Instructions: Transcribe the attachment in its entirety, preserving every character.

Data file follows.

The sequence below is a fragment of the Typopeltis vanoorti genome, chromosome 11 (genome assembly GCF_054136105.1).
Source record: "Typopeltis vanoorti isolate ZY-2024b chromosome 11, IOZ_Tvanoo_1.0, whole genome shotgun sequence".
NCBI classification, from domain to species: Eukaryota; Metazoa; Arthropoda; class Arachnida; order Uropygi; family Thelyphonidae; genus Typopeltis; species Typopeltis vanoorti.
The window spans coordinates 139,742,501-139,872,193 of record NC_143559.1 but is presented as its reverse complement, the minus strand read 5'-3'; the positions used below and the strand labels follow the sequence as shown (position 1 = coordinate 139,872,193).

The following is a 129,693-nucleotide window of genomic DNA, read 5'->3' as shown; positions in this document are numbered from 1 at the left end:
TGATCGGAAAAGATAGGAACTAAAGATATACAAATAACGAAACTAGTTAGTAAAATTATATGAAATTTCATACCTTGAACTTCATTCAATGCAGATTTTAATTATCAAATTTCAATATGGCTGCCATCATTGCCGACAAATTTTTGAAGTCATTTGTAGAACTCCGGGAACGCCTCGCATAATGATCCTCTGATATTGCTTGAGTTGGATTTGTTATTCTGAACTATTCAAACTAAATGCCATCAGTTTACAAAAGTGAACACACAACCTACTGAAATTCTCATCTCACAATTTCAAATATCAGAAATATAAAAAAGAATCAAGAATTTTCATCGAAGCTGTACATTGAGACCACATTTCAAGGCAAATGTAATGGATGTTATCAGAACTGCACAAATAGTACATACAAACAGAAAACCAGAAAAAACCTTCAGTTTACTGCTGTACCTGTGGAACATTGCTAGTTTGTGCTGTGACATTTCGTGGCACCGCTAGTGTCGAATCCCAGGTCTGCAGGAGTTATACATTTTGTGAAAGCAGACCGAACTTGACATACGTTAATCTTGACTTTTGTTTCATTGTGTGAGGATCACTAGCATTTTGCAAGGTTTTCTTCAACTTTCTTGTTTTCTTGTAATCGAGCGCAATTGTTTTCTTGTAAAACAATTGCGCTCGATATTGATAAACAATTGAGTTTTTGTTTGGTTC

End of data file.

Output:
The sequence below is a fragment of the Typopeltis vanoorti genome, chromosome 11 (genome assembly GCF_054136105.1).
Source record: "Typopeltis vanoorti isolate ZY-2024b chromosome 11, IOZ_Tvanoo_1.0, whole genome shotgun sequence".
NCBI classification, from domain to species: Eukaryota; Metazoa; Arthropoda; class Arachnida; order Uropygi; family Thelyphonidae; genus Typopeltis; species Typopeltis vanoorti.
The window spans coordinates 139,742,501-139,872,193 of record NC_143559.1 but is presented as its reverse complement, the minus strand read 5'-3'; the positions used below and the strand labels follow the sequence as shown (position 1 = coordinate 139,872,193).

The following is a 129,693-nucleotide window of genomic DNA, read 5'->3' as shown; positions in this document are numbered from 1 at the left end:
TGATCGGAAAAGATAGGAACTAAAGATATACAAATAACGAAACTAGTTAGTAAAATTATATGAAATTTCATACCTTGAACTTCATTCAATGCAGATTTTAATTATCAAATTTCAATATGGCTGCCATCATTGCCGACAAATTTTTGAAGTCATTTGTAGAACTCCGGGAACGCCTCGCATAATGATCCTCTGATATTGCTTGAGTTGGATTTGTTATTCTGAACTATTCAAACTAAATGCCATCAGTTTACAAAAGTGAACACACAACCTACTGAAATTCTCATCTCACAATTTCAAATATCAGAAATATAAAAAAGAATCAAGAATTTTCATCGAAGCTGTACATTGAGACCACATTTCAAGGCAAATGTAATGGATGTTATCAGAACTGCACAAATAGTACATACAAACAGAAAACCAGAAAAAACCTTCAGTTTACTGCTGTACCTGTGGAACATTGCTAGTTTGTGCTGTGACATTTCGTGGCACCGCTAGTGTCGAATCCCAGGTCTGCAGGAGTTATACATTTTGTGAAAGCAGACCGAACTTGACATACGTTAATCTTGACTTTTGTTTCATTGTGTGAGGATCACTAGCATTTTGCAAGGTTTTCTTCAACTTTCTTGTTTTCTTGTAATCGAGCGCAATTGTTTTCTTGTAAAACAATTGCGCTCGATATTGATAAACAATTGAGTTTTTGTTTGGTTC